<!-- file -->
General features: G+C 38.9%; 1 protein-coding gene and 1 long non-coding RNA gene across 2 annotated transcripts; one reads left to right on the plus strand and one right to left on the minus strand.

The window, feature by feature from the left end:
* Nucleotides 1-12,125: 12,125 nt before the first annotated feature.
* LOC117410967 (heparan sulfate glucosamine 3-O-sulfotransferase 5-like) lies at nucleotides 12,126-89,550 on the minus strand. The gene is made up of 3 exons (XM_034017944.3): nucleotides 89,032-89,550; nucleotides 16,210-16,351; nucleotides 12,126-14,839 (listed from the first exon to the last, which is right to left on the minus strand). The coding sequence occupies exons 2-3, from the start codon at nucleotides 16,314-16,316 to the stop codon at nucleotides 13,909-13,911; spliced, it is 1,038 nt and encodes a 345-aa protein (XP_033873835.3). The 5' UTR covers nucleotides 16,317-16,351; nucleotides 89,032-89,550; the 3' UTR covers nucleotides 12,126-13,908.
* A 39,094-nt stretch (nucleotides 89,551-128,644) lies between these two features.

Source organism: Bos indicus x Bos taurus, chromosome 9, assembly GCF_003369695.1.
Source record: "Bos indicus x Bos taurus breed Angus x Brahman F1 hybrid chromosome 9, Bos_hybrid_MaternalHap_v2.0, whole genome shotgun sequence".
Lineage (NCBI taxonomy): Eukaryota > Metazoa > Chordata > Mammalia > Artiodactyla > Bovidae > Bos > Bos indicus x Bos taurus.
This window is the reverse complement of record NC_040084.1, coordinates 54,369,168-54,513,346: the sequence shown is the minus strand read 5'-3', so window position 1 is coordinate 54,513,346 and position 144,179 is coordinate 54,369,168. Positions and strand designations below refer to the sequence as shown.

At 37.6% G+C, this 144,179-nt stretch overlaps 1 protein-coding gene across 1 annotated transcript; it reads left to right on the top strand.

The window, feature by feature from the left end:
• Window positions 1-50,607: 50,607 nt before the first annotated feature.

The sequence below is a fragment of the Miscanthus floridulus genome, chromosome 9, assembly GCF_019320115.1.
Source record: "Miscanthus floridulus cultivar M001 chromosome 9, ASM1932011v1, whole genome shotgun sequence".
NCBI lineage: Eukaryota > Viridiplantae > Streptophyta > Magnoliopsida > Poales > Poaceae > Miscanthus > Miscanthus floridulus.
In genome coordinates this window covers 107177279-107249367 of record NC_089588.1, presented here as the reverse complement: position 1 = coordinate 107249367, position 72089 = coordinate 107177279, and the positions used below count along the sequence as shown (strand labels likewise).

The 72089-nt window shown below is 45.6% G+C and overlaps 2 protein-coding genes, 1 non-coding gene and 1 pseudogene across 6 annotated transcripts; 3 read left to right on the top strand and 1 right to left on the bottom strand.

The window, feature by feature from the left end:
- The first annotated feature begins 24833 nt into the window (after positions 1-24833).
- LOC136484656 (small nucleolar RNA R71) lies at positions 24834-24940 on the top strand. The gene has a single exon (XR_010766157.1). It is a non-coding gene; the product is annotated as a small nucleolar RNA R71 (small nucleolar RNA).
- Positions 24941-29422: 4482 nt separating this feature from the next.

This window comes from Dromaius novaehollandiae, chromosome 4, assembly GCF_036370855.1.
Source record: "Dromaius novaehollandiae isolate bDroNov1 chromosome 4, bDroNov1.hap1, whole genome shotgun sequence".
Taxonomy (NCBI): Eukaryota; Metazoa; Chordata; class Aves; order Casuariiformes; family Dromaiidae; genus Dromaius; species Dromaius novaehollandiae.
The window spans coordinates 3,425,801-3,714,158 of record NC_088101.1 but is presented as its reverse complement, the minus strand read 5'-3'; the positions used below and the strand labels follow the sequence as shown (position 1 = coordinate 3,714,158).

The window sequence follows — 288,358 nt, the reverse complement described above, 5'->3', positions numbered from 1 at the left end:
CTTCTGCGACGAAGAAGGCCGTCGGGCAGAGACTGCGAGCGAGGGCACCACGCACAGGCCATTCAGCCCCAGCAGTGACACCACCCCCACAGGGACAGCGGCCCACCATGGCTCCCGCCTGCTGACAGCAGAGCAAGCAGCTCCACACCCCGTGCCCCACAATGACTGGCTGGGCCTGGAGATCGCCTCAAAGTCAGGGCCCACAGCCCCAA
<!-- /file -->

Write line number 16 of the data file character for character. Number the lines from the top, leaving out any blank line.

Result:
In genome coordinates this window covers 107177279-107249367 of record NC_089588.1, presented here as the reverse complement: position 1 = coordinate 107249367, position 72089 = coordinate 107177279, and the positions used below count along the sequence as shown (strand labels likewise).